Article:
Relatives and supporters of a jailed vigilante leader who holds dual U.S. and Mexican citizenship said Tuesday that she and her community police force never demanded bail for or mistreated the prisoners in their care.

Nestora Salgado, a resident of the Seattle suburb of Renton, was arrested in August 2013 after people detained by the community force she leads in the southern state of Guerrero alleged that they had been kidnapped. A federal judge cleared Salgado of those charges last year, but related state charges have kept her locked up.

Salgado's fellow commanders said during a news conference in Mexico City that the force in the town of Olinala never demanded bail money, which her accusers called ransom. The commanders said many of those detained were youths held at the request of their parents for "re-education."

"The communitarian system does not request any bail," said regional community police commander Cruz Morales Reyes. "It does not request any ransom. There is no amount of money that can get someone out."

A state law allows Olinala and Guerrero's other indigenous communities to organize their own police forces.

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Morales said the community police, which rose up as a result of corruption within the local government and organized crime, arrests people accused of crimes but also young people whose parents deem them out of control.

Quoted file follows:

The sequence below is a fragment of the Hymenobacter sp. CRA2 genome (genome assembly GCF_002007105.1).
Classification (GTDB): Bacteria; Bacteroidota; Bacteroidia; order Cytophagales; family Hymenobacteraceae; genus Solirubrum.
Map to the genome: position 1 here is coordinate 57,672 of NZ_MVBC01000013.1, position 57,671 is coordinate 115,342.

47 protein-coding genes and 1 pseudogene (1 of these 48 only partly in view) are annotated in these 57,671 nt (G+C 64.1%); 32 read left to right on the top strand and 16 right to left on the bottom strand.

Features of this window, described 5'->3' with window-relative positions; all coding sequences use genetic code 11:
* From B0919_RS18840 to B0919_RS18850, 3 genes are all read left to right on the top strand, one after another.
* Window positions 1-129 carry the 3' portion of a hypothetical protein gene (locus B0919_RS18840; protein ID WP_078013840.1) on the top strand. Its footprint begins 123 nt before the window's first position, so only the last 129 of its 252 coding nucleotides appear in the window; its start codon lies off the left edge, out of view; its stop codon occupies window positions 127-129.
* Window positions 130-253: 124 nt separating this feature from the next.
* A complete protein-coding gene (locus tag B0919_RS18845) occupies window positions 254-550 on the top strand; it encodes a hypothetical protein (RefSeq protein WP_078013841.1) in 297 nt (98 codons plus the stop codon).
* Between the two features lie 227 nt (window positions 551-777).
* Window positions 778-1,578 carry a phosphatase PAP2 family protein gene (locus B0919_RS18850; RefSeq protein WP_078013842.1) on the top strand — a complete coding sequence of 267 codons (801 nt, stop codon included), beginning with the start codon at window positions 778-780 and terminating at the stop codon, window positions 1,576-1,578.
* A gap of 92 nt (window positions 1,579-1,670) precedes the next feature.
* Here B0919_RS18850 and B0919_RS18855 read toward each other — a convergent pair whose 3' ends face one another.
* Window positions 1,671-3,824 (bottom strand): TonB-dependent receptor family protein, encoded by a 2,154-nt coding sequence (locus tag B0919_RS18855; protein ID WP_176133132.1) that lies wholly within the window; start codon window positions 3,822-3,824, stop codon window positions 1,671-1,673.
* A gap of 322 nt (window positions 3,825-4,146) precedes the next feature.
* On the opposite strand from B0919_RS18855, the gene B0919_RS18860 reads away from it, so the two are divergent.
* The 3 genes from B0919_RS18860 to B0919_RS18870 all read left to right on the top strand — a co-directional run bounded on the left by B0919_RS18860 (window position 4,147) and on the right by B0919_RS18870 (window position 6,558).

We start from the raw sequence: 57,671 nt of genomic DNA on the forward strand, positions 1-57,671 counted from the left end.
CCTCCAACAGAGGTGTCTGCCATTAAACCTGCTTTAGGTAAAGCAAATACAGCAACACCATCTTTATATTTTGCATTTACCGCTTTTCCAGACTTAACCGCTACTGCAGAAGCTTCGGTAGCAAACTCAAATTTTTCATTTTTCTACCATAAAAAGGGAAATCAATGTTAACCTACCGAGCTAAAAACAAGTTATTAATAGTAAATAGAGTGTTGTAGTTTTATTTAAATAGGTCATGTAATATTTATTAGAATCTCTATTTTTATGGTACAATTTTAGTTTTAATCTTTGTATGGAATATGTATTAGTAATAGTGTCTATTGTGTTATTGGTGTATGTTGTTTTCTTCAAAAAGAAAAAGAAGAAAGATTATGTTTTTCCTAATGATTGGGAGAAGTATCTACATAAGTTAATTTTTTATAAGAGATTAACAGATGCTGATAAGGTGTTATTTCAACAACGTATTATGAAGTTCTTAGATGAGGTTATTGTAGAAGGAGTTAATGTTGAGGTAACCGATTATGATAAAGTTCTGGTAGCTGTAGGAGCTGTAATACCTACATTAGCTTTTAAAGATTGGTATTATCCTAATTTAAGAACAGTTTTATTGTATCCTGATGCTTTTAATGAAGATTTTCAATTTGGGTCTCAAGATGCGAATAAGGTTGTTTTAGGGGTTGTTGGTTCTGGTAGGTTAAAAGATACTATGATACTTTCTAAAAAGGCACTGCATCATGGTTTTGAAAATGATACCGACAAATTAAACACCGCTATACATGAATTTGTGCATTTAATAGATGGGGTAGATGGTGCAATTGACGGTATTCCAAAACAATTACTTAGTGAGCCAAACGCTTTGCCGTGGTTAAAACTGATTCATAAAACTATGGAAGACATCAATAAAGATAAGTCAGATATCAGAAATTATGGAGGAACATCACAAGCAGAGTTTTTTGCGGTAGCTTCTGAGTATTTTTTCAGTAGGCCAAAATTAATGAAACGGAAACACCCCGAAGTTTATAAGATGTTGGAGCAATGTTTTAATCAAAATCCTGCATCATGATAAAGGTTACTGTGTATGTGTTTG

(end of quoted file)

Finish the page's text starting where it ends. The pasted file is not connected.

One of those was Francisco Flores Jiménez, who said his mother asked that he be held and "re-educated" by the community police. He described a regimen of manual labor and lessons about the value of hard work. He said detainees who worked hard were fed well, while those who didn't received whatever was available.

Flores also questioned charges by some detainees that they were abused. "In my case, I was never mistreated," he said.

Giovani Torres, a group level community police commander, said Nestora Salgado was among the citizens who rose up against the criminality in Olinala. She distinguished herself through her bravery and was elected as a commander by an assembly of community police members, Torres said.

Salgado grew up in Olinala and moved to the U.S. when she was about 20. Eventually she began making regular visits back to her hometown.

"The government knows perfectly well that all of the charges they're accusing Nestora of are false," said her sister Cleotilde Salgado García.

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